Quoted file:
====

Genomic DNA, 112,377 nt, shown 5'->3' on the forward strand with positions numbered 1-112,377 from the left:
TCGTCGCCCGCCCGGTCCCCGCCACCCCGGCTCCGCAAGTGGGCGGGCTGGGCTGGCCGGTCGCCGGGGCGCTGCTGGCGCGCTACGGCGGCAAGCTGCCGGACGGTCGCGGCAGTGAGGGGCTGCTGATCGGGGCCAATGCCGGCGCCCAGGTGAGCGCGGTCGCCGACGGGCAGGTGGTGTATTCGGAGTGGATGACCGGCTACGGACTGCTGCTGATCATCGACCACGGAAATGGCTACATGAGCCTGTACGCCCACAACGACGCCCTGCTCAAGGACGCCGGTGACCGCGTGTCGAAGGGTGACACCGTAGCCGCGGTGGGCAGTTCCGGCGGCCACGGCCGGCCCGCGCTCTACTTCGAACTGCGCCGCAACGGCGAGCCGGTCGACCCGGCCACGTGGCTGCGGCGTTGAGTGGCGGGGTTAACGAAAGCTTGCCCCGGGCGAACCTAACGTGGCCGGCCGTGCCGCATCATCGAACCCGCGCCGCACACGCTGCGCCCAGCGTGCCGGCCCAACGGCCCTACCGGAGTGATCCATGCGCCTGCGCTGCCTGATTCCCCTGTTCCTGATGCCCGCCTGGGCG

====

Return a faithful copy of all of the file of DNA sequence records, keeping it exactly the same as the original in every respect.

Genomic DNA, 112,377 nt, shown 5'->3' on the forward strand with positions numbered 1-112,377 from the left:
TCGTCGCCCGCCCGGTCCCCGCCACCCCGGCTCCGCAAGTGGGCGGGCTGGGCTGGCCGGTCGCCGGGGCGCTGCTGGCGCGCTACGGCGGCAAGCTGCCGGACGGTCGCGGCAGTGAGGGGCTGCTGATCGGGGCCAATGCCGGCGCCCAGGTGAGCGCGGTCGCCGACGGGCAGGTGGTGTATTCGGAGTGGATGACCGGCTACGGACTGCTGCTGATCATCGACCACGGAAATGGCTACATGAGCCTGTACGCCCACAACGACGCCCTGCTCAAGGACGCCGGTGACCGCGTGTCGAAGGGTGACACCGTAGCCGCGGTGGGCAGTTCCGGCGGCCACGGCCGGCCCGCGCTCTACTTCGAACTGCGCCGCAACGGCGAGCCGGTCGACCCGGCCACGTGGCTGCGGCGTTGAGTGGCGGGGTTAACGAAAGCTTGCCCCGGGCGAACCTAACGTGGCCGGCCGTGCCGCATCATCGAACCCGCGCCGCACACGCTGCGCCCAGCGTGCCGGCCCAACGGCCCTACCGGAGTGATCCATGCGCCTGCGCTGCCTGATTCCCCTGTTCCTGATGCCCGCCTGGGCG